Last edited: February 14, 2005

Legal Assaults Against States’ Anti-Sodomy Laws Multiply

Los Angeles Times, December 3, 1998
Times Mirror Square, Los Angeles, CA 90053
Fax: 213-237-7679 or 213-237-5319

By Claudia Kolker, Times Staff Writer

HOUSTON — When Roger Nance got mad at two male acquaintances, he also got mean, calling the Harris County sheriff with the false report of a crazed gunman in one of the ex-friends’ apartment.

As Nance likely guessed, the only thing deputies found were 55-year-old John Lawrence and 31-year-old Tyrone Garner, having sex. What Nance probably never imagined, though, was that the two actually would get arrested. Within days, what began as a personal spat became a statewide civil liberties case with national reverberations.

Charged with "homosexual conduct," a misdemeanor under a rarely used Texas law, Lawrence, a medical technician, and Garner, a shipyard worker, spent several hours in jail in September before posting $200 bond. Soon after, joining with civil liberties lawyers and national gay-rights activists, the pair launched a legal challenge of Texas’ 119-year-old anti-sodomy law. Pleading no contest last month, they were fined $125 and promptly appealed to county criminal court. (Nance, for his part, confessed to falsely reporting a crime and spent 15 days in jail.)

Lawrence and Garner’s case joins a growing wave of challenges to state anti-sodomy laws. Just last week, the Georgia Supreme Court struck down that state’s anti-sodomy statute on the grounds that it infringes upon the state’s constitutional protection of privacy.

The decision countered a landmark 1986 U.S. Supreme Court decision (Bowers vs. Hardwick) upholding Georgia anti-sodomy laws. Partly in response, gay rights activists focused on bringing cases on the state level, since state constitutions tend to have stronger privacy clauses.

The statutes under attack date back to Henry VIII, who in 1533 outlawed all anal sex if it involved at least one man. Only in the late 19th century did U.S. sodomy law include oral sex.

Thirteen states ban consensual oral and anal sex, regardless of sexual orientation; Arkansas, Kansas, Oklahoma, Missouri and Texas ban homosexual sodomy only. California repealed its ban in 1975.

The recent decision in Georgia delighted activists at the Lambda Legal Defense and Education Fund, lead counsel for Garner and Lawrence.

But the Rev. Lou Sheldon, chairman of Anaheim’s Traditional Values Coalition, criticized the ruling.

While the Georgia decision won’t influence other states directly, it does reflect a national trend, said David Cole, a constitutional law professor at the Georgetown University Law Center.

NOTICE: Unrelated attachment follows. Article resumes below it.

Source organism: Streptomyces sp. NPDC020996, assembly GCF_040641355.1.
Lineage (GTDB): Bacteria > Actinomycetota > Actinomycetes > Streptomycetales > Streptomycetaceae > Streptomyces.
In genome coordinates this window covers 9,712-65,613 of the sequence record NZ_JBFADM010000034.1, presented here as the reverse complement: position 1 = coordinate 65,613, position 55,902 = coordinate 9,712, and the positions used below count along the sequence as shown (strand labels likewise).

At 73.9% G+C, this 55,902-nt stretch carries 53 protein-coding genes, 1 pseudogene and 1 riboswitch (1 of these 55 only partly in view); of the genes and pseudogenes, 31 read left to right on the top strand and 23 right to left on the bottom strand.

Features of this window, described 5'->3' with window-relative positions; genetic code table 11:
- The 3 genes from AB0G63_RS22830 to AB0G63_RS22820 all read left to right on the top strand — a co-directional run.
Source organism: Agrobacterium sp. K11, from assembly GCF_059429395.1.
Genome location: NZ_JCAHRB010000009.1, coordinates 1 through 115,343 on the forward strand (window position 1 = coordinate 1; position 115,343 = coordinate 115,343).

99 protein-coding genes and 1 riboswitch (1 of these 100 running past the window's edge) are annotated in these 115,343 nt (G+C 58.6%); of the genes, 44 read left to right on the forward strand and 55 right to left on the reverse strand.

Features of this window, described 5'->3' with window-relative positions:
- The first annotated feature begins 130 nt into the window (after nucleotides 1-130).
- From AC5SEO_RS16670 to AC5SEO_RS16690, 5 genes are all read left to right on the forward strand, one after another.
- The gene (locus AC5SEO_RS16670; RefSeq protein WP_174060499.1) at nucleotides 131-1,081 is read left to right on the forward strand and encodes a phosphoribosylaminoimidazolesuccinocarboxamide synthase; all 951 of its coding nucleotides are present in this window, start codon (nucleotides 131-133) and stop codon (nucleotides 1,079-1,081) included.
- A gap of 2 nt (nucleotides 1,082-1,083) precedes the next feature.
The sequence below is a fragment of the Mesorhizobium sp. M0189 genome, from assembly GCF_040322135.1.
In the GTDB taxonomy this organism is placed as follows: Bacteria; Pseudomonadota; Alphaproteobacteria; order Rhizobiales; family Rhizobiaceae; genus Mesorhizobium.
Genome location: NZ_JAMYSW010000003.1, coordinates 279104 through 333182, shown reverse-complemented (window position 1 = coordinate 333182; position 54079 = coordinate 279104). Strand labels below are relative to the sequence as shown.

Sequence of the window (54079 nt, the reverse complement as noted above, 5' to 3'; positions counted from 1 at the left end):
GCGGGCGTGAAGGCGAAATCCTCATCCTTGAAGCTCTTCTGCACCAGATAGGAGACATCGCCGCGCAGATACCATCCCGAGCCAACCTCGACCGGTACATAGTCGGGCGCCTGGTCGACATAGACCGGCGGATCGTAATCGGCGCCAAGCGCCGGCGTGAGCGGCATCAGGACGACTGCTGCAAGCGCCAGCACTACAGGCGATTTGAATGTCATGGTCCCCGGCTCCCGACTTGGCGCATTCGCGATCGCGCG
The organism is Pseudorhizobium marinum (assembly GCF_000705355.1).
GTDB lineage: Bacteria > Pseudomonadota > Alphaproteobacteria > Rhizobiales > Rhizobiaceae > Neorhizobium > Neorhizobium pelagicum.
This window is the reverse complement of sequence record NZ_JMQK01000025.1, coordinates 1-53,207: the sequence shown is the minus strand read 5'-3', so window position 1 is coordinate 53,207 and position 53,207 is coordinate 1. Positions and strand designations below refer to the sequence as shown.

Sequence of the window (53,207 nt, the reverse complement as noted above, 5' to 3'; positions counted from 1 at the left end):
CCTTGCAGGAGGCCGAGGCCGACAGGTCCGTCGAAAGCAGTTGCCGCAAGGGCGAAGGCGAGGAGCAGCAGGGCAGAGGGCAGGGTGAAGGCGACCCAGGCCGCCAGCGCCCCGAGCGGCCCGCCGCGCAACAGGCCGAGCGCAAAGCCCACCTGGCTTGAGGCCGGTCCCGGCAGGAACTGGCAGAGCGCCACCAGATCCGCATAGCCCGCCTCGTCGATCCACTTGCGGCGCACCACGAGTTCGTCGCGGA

‘The Georgia Supreme Court is by no means a liberal body," he says. "The fact that they decided this case virtually unanimously, by a 6-1 vote, reflects a broader movement . . . that recognizes the protections for privacy override efforts by the community to dictate how consensual adults treat each other in private."

Meanwhile, activists are leading similar challenges in Louisiana, where sodomy is a felony, Arkansas and Maryland. These suits argue that anti-sodomy statutes brand gays as lawbreakers and expose them to discrimination in housing, work and custody rulings.

The Texas test case is distinctive, though, in that its subjects were arrested for consensual sex inside a private home. In fact, the incident likely wouldn’t have led to an arrest had it occurred in the city of Houston rather than its northeastern outskirts.

Even when arrests are made, prosecution is rare, says Houston lawyer David Jones, an attorney for Garner and Lawrence. Harris County Dist. Atty. John Holmes facilitated the challenge, however, by declaring that he was obliged to prosecute because there was adequate evidence. Nevertheless, defendants willing to appeal rather than sink into anonymity represent a rare breed, lawyers say.

Protected by legal and public relations representatives, Lawrence and Garner have spoken publicly only once, at their arraignment.

"I hope that the law changes," Garner said. "I feel like my civil rights were violated and I wasn’t doing anything wrong."

Last week, Garner ran afoul of the law again, arrested on suspicion of assaulting Nance, the informant, at a hotel. The charges were dropped the next day.

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